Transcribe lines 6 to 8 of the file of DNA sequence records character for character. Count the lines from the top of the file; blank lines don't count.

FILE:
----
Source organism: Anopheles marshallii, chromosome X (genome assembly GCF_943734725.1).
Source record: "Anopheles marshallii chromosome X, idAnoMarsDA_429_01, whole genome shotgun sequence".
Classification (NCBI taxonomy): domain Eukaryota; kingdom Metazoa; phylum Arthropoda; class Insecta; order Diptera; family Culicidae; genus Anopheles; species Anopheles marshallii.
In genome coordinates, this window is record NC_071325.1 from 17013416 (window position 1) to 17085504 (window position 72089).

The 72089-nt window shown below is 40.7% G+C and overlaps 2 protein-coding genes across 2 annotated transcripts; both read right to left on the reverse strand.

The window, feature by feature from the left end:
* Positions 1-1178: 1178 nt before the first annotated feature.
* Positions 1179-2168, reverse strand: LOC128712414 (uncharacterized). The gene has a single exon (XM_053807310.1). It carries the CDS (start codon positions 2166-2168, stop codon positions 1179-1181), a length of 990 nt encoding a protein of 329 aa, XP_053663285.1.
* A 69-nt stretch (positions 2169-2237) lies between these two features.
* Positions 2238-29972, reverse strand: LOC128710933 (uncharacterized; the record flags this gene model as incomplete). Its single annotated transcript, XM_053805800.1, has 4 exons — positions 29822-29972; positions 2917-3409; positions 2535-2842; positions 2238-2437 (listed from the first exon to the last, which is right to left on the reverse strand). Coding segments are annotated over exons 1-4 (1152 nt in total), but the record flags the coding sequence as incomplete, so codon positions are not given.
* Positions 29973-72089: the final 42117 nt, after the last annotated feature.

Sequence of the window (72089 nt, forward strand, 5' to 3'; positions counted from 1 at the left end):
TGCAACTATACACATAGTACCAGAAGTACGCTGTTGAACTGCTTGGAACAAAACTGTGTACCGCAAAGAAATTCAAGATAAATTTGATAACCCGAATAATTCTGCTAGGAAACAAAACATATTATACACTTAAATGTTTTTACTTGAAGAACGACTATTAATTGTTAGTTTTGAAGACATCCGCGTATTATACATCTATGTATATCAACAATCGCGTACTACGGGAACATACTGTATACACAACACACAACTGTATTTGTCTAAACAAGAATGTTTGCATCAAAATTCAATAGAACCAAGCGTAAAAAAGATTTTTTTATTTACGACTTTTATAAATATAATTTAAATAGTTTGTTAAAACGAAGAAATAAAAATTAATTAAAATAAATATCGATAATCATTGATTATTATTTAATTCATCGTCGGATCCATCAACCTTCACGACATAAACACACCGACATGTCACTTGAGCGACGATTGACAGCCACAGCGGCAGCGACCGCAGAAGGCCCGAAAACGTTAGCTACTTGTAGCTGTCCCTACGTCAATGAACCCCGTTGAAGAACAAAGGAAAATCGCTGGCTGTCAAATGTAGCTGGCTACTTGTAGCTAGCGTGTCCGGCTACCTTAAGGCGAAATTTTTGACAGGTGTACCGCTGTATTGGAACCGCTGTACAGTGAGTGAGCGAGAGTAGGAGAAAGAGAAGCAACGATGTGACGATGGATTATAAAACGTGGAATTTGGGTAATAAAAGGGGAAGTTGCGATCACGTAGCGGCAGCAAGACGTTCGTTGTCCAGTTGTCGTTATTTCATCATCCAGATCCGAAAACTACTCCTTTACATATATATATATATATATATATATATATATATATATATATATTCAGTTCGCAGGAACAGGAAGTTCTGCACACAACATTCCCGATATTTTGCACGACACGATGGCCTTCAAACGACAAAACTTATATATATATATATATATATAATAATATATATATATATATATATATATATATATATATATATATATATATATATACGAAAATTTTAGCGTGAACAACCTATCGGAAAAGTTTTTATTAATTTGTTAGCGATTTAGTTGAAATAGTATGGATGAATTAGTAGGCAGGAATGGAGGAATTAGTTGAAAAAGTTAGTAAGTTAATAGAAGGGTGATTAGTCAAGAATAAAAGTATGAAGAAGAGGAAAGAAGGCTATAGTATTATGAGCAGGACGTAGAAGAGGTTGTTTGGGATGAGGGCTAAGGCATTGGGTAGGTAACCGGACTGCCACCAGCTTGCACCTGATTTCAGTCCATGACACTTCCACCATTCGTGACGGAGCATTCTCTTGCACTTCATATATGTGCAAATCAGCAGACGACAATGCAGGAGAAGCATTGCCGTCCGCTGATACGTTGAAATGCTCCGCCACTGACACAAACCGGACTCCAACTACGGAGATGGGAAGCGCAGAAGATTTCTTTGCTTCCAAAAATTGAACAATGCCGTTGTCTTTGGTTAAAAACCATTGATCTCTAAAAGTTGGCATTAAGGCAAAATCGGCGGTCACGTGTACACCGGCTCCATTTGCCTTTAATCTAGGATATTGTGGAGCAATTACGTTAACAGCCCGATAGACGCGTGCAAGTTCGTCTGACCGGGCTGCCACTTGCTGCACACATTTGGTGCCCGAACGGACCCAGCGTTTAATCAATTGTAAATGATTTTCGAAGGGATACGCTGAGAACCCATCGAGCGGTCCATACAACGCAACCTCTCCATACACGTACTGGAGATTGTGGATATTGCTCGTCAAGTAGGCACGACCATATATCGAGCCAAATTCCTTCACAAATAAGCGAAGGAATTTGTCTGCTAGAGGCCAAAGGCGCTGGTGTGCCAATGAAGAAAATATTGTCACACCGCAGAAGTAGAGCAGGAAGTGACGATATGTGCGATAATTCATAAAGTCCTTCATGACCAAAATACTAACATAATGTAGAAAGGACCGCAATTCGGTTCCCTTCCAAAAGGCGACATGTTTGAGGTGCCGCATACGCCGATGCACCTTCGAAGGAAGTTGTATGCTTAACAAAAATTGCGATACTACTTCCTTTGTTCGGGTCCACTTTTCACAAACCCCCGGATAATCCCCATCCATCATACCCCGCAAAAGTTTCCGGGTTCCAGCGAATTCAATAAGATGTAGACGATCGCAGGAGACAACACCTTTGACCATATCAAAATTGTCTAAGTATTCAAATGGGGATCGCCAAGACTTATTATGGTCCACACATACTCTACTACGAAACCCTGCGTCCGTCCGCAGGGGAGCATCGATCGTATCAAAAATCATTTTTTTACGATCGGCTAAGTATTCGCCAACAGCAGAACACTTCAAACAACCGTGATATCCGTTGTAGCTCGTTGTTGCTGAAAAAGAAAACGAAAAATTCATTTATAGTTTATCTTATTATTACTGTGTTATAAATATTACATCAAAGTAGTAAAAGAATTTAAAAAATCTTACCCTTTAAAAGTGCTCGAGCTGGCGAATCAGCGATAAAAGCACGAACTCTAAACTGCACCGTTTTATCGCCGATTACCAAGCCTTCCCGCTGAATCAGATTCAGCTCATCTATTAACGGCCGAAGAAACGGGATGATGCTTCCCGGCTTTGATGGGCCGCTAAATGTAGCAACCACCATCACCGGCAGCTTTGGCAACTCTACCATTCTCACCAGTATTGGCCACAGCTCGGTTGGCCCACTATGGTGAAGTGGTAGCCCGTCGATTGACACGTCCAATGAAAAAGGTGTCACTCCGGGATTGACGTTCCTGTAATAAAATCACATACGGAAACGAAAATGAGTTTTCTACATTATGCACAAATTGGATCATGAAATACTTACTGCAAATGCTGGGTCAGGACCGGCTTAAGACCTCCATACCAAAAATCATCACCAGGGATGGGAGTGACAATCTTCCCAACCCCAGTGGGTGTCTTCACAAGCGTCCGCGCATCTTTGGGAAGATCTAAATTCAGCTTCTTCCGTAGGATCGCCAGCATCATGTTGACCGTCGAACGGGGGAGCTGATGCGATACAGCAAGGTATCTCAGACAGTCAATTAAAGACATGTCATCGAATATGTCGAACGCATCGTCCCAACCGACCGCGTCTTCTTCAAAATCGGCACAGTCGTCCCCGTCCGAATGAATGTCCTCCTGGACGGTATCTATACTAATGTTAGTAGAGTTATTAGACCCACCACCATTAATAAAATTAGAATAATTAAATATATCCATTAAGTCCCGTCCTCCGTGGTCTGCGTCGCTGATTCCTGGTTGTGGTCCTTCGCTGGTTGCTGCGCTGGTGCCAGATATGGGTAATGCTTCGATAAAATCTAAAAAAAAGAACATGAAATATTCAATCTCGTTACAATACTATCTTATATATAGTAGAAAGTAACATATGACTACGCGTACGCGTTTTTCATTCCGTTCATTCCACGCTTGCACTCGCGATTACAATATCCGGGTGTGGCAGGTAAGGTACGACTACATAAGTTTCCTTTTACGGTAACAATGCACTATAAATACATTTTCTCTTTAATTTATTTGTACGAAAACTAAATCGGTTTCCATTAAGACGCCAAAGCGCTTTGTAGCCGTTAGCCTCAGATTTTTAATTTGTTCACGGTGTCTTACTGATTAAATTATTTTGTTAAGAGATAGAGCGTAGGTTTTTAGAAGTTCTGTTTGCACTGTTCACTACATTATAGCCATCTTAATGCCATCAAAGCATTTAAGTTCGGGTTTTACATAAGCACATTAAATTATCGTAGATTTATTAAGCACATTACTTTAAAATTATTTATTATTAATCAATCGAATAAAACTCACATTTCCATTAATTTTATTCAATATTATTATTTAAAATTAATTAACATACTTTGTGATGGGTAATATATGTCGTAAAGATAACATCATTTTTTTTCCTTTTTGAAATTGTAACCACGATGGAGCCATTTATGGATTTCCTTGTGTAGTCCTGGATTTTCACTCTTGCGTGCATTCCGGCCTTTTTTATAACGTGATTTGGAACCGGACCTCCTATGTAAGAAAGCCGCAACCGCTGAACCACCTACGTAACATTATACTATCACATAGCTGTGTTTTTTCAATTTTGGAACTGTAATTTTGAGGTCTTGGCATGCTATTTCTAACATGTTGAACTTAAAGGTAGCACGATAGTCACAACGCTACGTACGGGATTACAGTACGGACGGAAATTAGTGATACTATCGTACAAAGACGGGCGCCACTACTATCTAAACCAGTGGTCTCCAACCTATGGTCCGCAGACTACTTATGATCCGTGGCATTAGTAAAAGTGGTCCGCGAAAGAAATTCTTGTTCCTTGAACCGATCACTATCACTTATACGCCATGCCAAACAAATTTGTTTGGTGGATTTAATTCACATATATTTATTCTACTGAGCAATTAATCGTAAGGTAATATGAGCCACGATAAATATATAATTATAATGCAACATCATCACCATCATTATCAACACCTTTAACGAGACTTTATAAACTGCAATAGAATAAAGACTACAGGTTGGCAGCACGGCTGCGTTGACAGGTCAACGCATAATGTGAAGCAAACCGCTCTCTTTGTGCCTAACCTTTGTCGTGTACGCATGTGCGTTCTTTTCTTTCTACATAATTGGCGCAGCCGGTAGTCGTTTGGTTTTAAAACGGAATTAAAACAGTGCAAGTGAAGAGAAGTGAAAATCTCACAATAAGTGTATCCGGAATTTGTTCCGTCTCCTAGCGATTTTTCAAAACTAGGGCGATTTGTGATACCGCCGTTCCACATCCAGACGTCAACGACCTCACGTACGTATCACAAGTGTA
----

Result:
The window, feature by feature from the left end:
* Positions 1-1178: 1178 nt before the first annotated feature.
* Positions 1179-2168, reverse strand: LOC128712414 (uncharacterized). The gene has a single exon (XM_053807310.1). It carries the CDS (start codon positions 2166-2168, stop codon positions 1179-1181), a length of 990 nt encoding a protein of 329 aa, XP_053663285.1.